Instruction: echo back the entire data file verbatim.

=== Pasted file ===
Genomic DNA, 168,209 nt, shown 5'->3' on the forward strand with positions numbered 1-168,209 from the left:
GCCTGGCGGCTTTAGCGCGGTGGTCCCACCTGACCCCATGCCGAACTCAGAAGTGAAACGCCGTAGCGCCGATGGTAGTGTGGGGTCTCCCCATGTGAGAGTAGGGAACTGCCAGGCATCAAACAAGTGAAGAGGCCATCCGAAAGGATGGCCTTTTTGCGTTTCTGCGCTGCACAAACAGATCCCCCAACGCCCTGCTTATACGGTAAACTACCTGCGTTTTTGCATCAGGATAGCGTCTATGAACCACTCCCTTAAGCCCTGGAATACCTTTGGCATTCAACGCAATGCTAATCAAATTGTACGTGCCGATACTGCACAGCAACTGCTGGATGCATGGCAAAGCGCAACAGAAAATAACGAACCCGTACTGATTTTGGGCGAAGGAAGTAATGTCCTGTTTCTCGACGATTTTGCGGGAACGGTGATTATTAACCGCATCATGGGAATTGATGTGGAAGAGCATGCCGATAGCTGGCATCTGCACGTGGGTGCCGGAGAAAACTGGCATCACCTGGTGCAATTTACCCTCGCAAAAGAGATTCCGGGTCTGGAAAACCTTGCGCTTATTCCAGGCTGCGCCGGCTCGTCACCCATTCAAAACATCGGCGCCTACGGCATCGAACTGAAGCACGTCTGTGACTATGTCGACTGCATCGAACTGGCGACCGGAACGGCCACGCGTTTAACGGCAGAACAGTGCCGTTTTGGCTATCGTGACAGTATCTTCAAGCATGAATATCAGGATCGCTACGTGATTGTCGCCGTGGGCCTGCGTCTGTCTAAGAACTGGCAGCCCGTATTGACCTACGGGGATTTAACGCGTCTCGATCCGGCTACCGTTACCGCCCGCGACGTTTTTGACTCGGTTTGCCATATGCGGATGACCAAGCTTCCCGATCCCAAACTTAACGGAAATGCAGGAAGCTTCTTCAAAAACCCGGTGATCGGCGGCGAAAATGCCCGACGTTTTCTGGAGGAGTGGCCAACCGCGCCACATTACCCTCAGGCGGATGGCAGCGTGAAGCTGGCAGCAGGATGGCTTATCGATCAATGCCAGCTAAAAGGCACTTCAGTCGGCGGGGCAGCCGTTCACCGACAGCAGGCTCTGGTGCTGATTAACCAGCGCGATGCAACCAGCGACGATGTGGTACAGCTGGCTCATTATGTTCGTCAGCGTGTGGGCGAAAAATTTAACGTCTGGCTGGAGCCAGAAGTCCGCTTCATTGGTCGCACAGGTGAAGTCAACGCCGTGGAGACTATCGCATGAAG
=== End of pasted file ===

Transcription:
Genomic DNA, 168,209 nt, shown 5'->3' on the forward strand with positions numbered 1-168,209 from the left:
GCCTGGCGGCTTTAGCGCGGTGGTCCCACCTGACCCCATGCCGAACTCAGAAGTGAAACGCCGTAGCGCCGATGGTAGTGTGGGGTCTCCCCATGTGAGAGTAGGGAACTGCCAGGCATCAAACAAGTGAAGAGGCCATCCGAAAGGATGGCCTTTTTGCGTTTCTGCGCTGCACAAACAGATCCCCCAACGCCCTGCTTATACGGTAAACTACCTGCGTTTTTGCATCAGGATAGCGTCTATGAACCACTCCCTTAAGCCCTGGAATACCTTTGGCATTCAACGCAATGCTAATCAAATTGTACGTGCCGATACTGCACAGCAACTGCTGGATGCATGGCAAAGCGCAACAGAAAATAACGAACCCGTACTGATTTTGGGCGAAGGAAGTAATGTCCTGTTTCTCGACGATTTTGCGGGAACGGTGATTATTAACCGCATCATGGGAATTGATGTGGAAGAGCATGCCGATAGCTGGCATCTGCACGTGGGTGCCGGAGAAAACTGGCATCACCTGGTGCAATTTACCCTCGCAAAAGAGATTCCGGGTCTGGAAAACCTTGCGCTTATTCCAGGCTGCGCCGGCTCGTCACCCATTCAAAACATCGGCGCCTACGGCATCGAACTGAAGCACGTCTGTGACTATGTCGACTGCATCGAACTGGCGACCGGAACGGCCACGCGTTTAACGGCAGAACAGTGCCGTTTTGGCTATCGTGACAGTATCTTCAAGCATGAATATCAGGATCGCTACGTGATTGTCGCCGTGGGCCTGCGTCTGTCTAAGAACTGGCAGCCCGTATTGACCTACGGGGATTTAACGCGTCTCGATCCGGCTACCGTTACCGCCCGCGACGTTTTTGACTCGGTTTGCCATATGCGGATGACCAAGCTTCCCGATCCCAAACTTAACGGAAATGCAGGAAGCTTCTTCAAAAACCCGGTGATCGGCGGCGAAAATGCCCGACGTTTTCTGGAGGAGTGGCCAACCGCGCCACATTACCCTCAGGCGGATGGCAGCGTGAAGCTGGCAGCAGGATGGCTTATCGATCAATGCCAGCTAAAAGGCACTTCAGTCGGCGGGGCAGCCGTTCACCGACAGCAGGCTCTGGTGCTGATTAACCAGCGCGATGCAACCAGCGACGATGTGGTACAGCTGGCTCATTATGTTCGTCAGCGTGTGGGCGAAAAATTTAACGTCTGGCTGGAGCCAGAAGTCCGCTTCATTGGTCGCACAGGTGAAGTCAACGCCGTGGAGACTATCGCATGAAG